BREATHING THROUGH A STRAW: A CASE SERIES OF TRACHEAL STENOSIS
Main Article Content
Managing airway due to tracheal stenosis can be a great challenge in the emergency department if not detected early.
We report two cases of tracheal stenoses presented to our emergency department. Patient A was a 22-year-old gentleman with a background of disseminated tuberculosis and multiple history of intubation for various lung infections. He presented with progressive breathlessness over three days. Upon arrival he was alert but tachypneic and was speaking in short sentences. He had audible inspiratory and expiratory wheeze and auscultation of his lungs revealed generalised rhonchi. In view of impending respiratory collapse, the patient was prepared for intubation. Video laryngoscopy demonstrated the level of airway obstruction below the subglottic region suggestive of tracheal stenosis. The attempts at intubation were unsuccessful and he was temporarily ventilated using laryngeal mask airway prior to definitive airway management via an emergency tracheostomy. Patient B was a 29-year-old gentleman who presented with worsening breathlessness and reduced effort tolerance over a period of one week. He had a history of intubation three months ago following a motor vehicle accident. He was alert, had good saturation and clear lungs on auscultation. However, he spoke in short sentences and with a high-pitched voice. Although chest x-ray and blood gas analysis were unremarkable, a cervical x-ray was done in view of a suspected upper airway obstruction. This revealed narrowing of the airway at C7-T1 region. Further investigation with CT neck and thorax corroborated the finding of a tracheal stenosis. This patient also underwent an emergency tracheostomy.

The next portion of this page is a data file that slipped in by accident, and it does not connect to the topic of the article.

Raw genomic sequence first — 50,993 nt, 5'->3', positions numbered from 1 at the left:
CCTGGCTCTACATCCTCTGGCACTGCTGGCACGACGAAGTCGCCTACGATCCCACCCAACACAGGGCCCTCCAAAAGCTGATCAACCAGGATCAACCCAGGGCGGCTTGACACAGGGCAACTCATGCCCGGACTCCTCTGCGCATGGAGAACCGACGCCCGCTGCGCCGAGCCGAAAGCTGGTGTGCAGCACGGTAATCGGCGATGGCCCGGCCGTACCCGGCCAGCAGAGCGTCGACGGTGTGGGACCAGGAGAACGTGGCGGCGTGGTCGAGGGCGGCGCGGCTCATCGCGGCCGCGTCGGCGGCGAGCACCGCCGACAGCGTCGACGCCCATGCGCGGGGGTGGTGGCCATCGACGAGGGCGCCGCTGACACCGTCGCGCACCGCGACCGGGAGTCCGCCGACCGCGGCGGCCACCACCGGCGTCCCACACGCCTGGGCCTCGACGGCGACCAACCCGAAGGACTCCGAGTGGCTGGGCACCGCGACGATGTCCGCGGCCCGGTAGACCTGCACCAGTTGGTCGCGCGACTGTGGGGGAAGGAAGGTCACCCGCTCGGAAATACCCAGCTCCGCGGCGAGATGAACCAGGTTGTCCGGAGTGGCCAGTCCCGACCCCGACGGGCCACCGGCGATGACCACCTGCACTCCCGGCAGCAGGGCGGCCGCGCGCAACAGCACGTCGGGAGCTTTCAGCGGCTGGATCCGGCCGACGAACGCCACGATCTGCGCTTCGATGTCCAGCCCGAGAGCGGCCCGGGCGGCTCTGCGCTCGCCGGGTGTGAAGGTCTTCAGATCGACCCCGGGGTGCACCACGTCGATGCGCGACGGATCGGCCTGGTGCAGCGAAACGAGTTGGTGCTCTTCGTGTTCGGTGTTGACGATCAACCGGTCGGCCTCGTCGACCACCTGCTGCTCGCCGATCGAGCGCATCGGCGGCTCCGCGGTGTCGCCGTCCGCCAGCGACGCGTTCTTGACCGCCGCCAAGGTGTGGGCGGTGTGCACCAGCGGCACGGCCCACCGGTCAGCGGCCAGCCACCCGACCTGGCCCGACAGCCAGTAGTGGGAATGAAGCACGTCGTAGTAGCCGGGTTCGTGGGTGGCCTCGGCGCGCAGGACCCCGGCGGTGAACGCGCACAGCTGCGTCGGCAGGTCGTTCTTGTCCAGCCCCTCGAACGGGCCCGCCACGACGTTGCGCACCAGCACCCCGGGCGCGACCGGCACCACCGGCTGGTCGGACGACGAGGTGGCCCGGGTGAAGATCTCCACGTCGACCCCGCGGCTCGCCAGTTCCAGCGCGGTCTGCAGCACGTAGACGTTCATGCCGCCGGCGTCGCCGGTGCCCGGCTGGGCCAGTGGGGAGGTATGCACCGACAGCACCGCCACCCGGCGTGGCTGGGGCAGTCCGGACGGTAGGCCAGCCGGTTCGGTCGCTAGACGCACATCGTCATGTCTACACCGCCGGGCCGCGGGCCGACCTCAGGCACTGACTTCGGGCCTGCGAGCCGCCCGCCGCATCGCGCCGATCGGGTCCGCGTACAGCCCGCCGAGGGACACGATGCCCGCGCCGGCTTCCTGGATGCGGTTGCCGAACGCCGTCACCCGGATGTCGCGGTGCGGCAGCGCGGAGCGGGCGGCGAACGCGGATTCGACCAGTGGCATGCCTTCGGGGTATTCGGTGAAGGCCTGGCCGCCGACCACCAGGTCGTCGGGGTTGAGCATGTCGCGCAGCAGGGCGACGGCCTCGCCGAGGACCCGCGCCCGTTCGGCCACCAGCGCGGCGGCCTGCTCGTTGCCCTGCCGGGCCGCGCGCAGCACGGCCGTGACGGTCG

Discussion & Conclusion
Tracheal stenosis is a known complication of prolonged or multiple endotracheal intubation. Therefore, it should be suspected in patients with upper airway obstruction and history of prior intubation. Tracheal stenosis is a subset of upper airway obstruction which may not be overcome by emergency cricothyroidotomy. Other potentially more effective alternatives are the fiber-optic and rigid bronchoscopes which could provide simultaneous visualisation and dilatation of the stenosis. These methods are also less invasive than an emergency surgical airway.
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